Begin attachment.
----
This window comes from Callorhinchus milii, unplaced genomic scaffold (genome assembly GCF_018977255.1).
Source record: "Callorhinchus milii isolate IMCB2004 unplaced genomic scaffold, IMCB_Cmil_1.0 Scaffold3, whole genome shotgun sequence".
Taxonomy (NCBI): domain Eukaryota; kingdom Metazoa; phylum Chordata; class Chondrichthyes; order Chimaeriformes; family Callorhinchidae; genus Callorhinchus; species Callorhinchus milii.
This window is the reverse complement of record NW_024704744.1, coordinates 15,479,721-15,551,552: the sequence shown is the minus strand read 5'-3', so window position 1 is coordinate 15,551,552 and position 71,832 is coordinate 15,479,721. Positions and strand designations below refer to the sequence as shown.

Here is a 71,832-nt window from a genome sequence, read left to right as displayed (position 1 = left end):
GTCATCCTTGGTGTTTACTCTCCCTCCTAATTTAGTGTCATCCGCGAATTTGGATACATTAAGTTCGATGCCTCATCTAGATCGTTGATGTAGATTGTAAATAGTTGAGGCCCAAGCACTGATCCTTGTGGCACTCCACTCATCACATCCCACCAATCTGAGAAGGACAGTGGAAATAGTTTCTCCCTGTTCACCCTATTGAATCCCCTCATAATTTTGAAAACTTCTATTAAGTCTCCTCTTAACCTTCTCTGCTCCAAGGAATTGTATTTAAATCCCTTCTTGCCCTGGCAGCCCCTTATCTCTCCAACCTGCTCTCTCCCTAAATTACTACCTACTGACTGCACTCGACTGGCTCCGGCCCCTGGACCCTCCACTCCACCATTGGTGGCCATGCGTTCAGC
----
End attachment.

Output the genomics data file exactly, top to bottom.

This window comes from Callorhinchus milii, unplaced genomic scaffold (genome assembly GCF_018977255.1).
Source record: "Callorhinchus milii isolate IMCB2004 unplaced genomic scaffold, IMCB_Cmil_1.0 Scaffold3, whole genome shotgun sequence".
Taxonomy (NCBI): domain Eukaryota; kingdom Metazoa; phylum Chordata; class Chondrichthyes; order Chimaeriformes; family Callorhinchidae; genus Callorhinchus; species Callorhinchus milii.
This window is the reverse complement of record NW_024704744.1, coordinates 15,479,721-15,551,552: the sequence shown is the minus strand read 5'-3', so window position 1 is coordinate 15,551,552 and position 71,832 is coordinate 15,479,721. Positions and strand designations below refer to the sequence as shown.

Here is a 71,832-nt window from a genome sequence, read left to right as displayed (position 1 = left end):
GTCATCCTTGGTGTTTACTCTCCCTCCTAATTTAGTGTCATCCGCGAATTTGGATACATTAAGTTCGATGCCTCATCTAGATCGTTGATGTAGATTGTAAATAGTTGAGGCCCAAGCACTGATCCTTGTGGCACTCCACTCATCACATCCCACCAATCTGAGAAGGACAGTGGAAATAGTTTCTCCCTGTTCACCCTATTGAATCCCCTCATAATTTTGAAAACTTCTATTAAGTCTCCTCTTAACCTTCTCTGCTCCAAGGAATTGTATTTAAATCCCTTCTTGCCCTGGCAGCCCCTTATCTCTCCAACCTGCTCTCTCCCTAAATTACTACCTACTGACTGCACTCGACTGGCTCCGGCCCCTGGACCCTCCACTCCACCATTGGTGGCCATGCGTTCAGC